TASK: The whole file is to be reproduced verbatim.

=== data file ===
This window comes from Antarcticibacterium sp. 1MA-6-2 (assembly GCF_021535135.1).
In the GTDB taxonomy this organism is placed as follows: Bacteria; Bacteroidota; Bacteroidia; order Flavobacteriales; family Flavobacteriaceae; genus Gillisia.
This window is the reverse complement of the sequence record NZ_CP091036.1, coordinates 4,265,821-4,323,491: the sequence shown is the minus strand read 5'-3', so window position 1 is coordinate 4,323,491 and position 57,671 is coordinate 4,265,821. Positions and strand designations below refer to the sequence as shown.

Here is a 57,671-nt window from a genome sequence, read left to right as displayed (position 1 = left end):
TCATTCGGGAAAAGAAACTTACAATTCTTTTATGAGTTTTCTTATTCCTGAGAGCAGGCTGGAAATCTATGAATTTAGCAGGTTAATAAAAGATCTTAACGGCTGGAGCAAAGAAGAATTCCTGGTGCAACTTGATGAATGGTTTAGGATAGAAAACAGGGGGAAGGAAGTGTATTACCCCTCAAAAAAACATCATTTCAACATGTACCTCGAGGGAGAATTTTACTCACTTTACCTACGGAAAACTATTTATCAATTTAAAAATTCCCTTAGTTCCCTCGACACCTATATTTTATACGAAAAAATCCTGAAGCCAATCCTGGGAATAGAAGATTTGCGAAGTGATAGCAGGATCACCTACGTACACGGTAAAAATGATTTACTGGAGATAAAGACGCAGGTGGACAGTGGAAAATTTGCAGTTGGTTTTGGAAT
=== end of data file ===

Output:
This window comes from Antarcticibacterium sp. 1MA-6-2 (assembly GCF_021535135.1).
In the GTDB taxonomy this organism is placed as follows: Bacteria; Bacteroidota; Bacteroidia; order Flavobacteriales; family Flavobacteriaceae; genus Gillisia.
This window is the reverse complement of the sequence record NZ_CP091036.1, coordinates 4,265,821-4,323,491: the sequence shown is the minus strand read 5'-3', so window position 1 is coordinate 4,323,491 and position 57,671 is coordinate 4,265,821. Positions and strand designations below refer to the sequence as shown.

Here is a 57,671-nt window from a genome sequence, read left to right as displayed (position 1 = left end):
TCATTCGGGAAAAGAAACTTACAATTCTTTTATGAGTTTTCTTATTCCTGAGAGCAGGCTGGAAATCTATGAATTTAGCAGGTTAATAAAAGATCTTAACGGCTGGAGCAAAGAAGAATTCCTGGTGCAACTTGATGAATGGTTTAGGATAGAAAACAGGGGGAAGGAAGTGTATTACCCCTCAAAAAAACATCATTTCAACATGTACCTCGAGGGAGAATTTTACTCACTTTACCTACGGAAAACTATTTATCAATTTAAAAATTCCCTTAGTTCCCTCGACACCTATATTTTATACGAAAAAATCCTGAAGCCAATCCTGGGAATAGAAGATTTGCGAAGTGATAGCAGGATCACCTACGTACACGGTAAAAATGATTTACTGGAGATAAAGACGCAGGTGGACAGTGGAAAATTTGCAGTTGGTTTTGGAAT